Algae bloom turns Washington inlet into Caribbean-shade of teal that's visible from space
An annual plankton bloom has turned parts of the Hood Canal, a large waterway west of Seattle that frames the western edge of the Kitsap Peninsula, into a brilliant shade of teal.
HOODSPORT, Wash. -- The weather may not feel very Caribbean-like in Washington most times, but during the late summer, some of the waters there may at least try to look the part.
An annual plankton bloom has turned parts of the Hood Canal, a large waterway west of Seattle that frames the western edge of the Kitsap Peninsula, into a brilliant shade of teal that is visible from space.
The microscopic, plant-like organisms, known officially as coccolithophores, are common sights in the late summer around the canal, according to NASA. They can make the darkest green or blue waters turn a bright teal or aqua color.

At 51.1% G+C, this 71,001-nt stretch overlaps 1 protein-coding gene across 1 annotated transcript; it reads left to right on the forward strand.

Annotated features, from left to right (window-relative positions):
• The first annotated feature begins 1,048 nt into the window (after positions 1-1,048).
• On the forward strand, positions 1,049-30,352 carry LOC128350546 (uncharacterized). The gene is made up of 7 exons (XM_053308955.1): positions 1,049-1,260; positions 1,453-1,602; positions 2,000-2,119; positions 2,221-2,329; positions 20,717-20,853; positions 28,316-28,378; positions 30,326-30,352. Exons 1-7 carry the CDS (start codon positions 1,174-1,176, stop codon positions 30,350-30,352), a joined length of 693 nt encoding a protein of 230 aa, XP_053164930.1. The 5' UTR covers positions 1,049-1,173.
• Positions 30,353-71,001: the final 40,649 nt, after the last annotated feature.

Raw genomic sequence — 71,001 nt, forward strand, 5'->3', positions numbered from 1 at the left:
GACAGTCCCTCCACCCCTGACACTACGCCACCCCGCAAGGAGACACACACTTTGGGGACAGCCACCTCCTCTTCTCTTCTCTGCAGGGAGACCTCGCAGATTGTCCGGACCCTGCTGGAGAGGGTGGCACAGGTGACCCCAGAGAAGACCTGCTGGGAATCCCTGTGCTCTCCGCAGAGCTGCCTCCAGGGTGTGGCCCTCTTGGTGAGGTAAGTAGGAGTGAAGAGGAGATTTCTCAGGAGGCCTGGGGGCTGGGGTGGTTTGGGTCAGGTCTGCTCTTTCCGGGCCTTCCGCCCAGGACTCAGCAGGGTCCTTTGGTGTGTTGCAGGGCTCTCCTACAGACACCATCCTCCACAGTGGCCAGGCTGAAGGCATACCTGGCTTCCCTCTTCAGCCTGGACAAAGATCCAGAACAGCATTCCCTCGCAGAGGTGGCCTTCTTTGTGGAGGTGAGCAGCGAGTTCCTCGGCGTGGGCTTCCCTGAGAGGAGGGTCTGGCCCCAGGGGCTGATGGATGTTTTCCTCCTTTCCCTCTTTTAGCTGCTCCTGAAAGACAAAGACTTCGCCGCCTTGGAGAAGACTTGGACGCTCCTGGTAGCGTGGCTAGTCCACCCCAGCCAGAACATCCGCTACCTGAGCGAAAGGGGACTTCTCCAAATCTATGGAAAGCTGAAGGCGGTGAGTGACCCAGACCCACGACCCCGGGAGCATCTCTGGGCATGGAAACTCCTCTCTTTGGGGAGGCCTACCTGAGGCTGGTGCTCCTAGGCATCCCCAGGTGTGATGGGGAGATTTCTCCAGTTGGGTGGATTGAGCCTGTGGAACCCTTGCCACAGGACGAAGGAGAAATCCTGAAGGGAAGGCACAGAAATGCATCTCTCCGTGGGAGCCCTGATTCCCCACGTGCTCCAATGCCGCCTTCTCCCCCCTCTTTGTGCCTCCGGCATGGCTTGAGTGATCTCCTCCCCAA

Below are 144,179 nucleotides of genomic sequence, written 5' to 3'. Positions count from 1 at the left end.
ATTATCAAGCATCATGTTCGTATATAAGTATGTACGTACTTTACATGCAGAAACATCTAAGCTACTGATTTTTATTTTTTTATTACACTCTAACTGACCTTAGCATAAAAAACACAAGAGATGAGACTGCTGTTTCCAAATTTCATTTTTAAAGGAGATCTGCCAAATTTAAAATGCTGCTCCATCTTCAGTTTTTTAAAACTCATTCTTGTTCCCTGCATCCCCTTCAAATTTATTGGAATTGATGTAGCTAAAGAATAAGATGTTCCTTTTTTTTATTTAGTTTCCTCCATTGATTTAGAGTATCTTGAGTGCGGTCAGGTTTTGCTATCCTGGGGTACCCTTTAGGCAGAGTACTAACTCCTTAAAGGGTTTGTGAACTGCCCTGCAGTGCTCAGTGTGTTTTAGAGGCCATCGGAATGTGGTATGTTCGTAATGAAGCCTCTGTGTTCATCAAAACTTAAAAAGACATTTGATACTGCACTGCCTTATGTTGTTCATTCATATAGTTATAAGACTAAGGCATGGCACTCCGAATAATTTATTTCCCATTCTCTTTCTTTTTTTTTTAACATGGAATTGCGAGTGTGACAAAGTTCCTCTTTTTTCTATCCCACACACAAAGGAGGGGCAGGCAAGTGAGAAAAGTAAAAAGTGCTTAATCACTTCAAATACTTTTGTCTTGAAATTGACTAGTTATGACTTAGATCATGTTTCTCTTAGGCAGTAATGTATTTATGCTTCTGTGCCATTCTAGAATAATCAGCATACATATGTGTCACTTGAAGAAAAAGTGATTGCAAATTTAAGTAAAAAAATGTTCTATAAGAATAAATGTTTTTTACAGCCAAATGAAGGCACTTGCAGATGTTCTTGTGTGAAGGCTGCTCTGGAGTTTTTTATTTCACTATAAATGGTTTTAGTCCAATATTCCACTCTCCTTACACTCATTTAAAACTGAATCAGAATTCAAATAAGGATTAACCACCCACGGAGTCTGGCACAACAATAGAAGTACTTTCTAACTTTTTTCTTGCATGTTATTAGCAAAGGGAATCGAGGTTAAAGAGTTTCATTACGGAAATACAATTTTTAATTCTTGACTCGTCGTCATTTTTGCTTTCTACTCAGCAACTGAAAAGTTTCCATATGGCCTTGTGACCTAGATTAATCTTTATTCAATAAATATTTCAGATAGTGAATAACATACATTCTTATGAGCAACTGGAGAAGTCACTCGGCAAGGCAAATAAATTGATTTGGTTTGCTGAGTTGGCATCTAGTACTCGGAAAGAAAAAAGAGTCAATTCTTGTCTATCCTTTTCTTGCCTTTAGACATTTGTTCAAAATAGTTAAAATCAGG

"This is a result of their chalky calcium carbonate plates (coccoliths) that reflect light," wrote Michael Carlowicz, of NASA's Earth Observatory site.
Carlowicz said the organisms float near the surface and turn sunlight and carbon dioxide into oxygen and sugars, eventually becoming food for other plankton and marine life. It also plays a role in removing carbon dioxide from the atmosphere and sinking it to the bottom of the waters.
The plankton were literally a late bloomer this year, likely a delay from a cold and wet spring, which thwarted the water temperatures and salinity conditions needed for the bloom, according to Teri King, of the Washington Sea Grant at the University of Washington.
The blooms are non-toxic and do not pose any threat to marine life or humans.